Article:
Wednesday, December 27, 2017

Private Bureaucracy

Interesting NY Times story today on the regulations faced by farmers. It notes that some of the most burdensome come, not from the government, but from private retailers like Whole Foods and Costco. These companies have their own long lists of rules that farmers who sell to them must follow, and their own teams of inspectors to enforce them:
Farmers to some extent have gotten used to the requirements and see the benefit for their businesses of creating a culture of food safety. But they complain that the rules are onerous, particularly the tediousness of documenting virtually anything that happens on the farm. Much of that documentation at Indian Ladder goes in the 13 logs kept in the packinghouse.

If something is not logged, the saying on the farm goes, it did not happen.

Mr. Ten Eyck says some of the requirements are impractical. The safety plan at Indian Ladder, for example, calls for someone to check the orchard each morning for mouse and deer droppings and address the problem before picking begins. The worry is that the droppings could get attached to a worker’s shoe, get tracked onto a rung of a ladder, end up on a worker’s hands and then on the apples.

Mr. Ten Eyck says the requirement was “ridiculous” in practice — the equivalent of finding an earring in the orchard — so Indian Farms came up with an alternative to scouring the orchard every morning. “We have trained the guys only to grab the rails of the ladder,” he said.

The safety planning comes with accountability: The farms are audited, usually twice a year — once planned and again as a surprise. The audits are in-depth, as the inspector examines the entire farm operation, including employee hygiene, labor laws and fertilizer application. The auditor also checks if everyone on the farm has received proper training. And they check the logs, too.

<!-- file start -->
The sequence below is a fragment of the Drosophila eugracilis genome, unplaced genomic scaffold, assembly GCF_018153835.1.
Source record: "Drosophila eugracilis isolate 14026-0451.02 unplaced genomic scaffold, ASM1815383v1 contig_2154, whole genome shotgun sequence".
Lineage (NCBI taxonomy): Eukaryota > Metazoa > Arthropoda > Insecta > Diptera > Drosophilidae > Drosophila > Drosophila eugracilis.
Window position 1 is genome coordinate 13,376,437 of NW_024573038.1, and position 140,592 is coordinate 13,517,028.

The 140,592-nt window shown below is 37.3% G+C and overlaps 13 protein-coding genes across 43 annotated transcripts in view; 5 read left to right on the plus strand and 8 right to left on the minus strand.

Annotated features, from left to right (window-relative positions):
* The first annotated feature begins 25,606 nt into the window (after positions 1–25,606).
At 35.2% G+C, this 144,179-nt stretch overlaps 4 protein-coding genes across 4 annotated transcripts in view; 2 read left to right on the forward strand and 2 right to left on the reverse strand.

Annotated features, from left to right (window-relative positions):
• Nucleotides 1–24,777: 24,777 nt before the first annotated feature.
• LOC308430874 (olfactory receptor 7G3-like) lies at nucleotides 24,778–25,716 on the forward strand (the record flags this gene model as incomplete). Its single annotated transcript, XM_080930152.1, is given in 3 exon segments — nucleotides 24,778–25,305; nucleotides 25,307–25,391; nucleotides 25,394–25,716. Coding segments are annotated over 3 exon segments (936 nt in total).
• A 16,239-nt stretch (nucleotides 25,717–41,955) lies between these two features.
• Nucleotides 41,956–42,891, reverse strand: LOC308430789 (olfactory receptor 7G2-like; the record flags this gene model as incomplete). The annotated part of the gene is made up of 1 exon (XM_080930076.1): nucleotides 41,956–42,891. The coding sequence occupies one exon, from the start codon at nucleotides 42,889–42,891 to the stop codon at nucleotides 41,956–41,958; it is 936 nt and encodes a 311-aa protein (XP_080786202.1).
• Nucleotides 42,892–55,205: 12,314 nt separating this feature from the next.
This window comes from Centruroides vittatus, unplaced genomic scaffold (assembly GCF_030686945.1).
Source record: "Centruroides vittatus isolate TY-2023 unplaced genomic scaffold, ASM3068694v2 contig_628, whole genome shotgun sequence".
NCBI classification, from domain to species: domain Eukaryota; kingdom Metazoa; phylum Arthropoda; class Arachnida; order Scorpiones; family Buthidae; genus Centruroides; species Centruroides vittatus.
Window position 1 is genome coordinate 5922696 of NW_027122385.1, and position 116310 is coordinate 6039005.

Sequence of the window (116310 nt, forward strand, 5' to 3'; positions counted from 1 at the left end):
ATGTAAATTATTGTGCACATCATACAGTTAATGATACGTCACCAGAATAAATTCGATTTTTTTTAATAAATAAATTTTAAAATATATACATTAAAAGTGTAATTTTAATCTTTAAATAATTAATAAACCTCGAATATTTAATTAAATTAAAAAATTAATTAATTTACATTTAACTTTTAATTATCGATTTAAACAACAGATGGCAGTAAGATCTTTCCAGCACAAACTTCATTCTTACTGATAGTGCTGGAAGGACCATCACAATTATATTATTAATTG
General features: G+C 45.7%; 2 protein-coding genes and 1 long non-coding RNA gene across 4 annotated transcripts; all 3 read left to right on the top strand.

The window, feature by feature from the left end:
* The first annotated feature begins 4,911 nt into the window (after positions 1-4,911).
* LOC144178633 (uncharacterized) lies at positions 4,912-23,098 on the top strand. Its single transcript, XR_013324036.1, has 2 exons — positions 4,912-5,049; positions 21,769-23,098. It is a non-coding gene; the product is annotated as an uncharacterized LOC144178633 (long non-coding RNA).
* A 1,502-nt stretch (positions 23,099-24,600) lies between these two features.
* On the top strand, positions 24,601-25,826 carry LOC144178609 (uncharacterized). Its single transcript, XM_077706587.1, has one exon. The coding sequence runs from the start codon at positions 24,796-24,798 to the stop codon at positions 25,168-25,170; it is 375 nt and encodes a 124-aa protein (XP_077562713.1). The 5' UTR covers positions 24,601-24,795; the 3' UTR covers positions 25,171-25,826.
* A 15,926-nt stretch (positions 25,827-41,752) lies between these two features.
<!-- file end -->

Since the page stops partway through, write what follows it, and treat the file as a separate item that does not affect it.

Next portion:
The rules can be pretty specific, banning fake eyelashes (they can drop into food) and specifying certain types of wedding bands that can be worn (they can get caught in equipment). The distance between vehicles and crops is closely monitored (exhaust fumes are harmful). And chewing gum is prohibited because it could contaminate the produce.
This is also my experience. My job is essentially to help my clients deal with one set of government regulations, and those regulations specify a lot of things that I have to do. Sometimes they specify the table of contents of my reports, for example. But I find those rules less burdensome than the ones imposed by my own employers. And while the historic preservation rules I work with have been essentially the same for twenty years, the corporate rules get more invasive and oppressive every year.

Bureaucracy is not a problem of the government – or, if you prefer, a solution adopted by the government – but a tendency of our whole society, to which businessmen are no more immune than public officials. If something goes wrong, write a set of rules that, if followed, will keep it from happening again. To insure the rules are followed, make up some forms to be filled out, log books to be written in, quarterly reports summarizing the contents of the forms. Hire inspectors to check up. And presto, the problem is solved or reduced, at a cost that, cummulatively, is crushing the joy out of work in our world.

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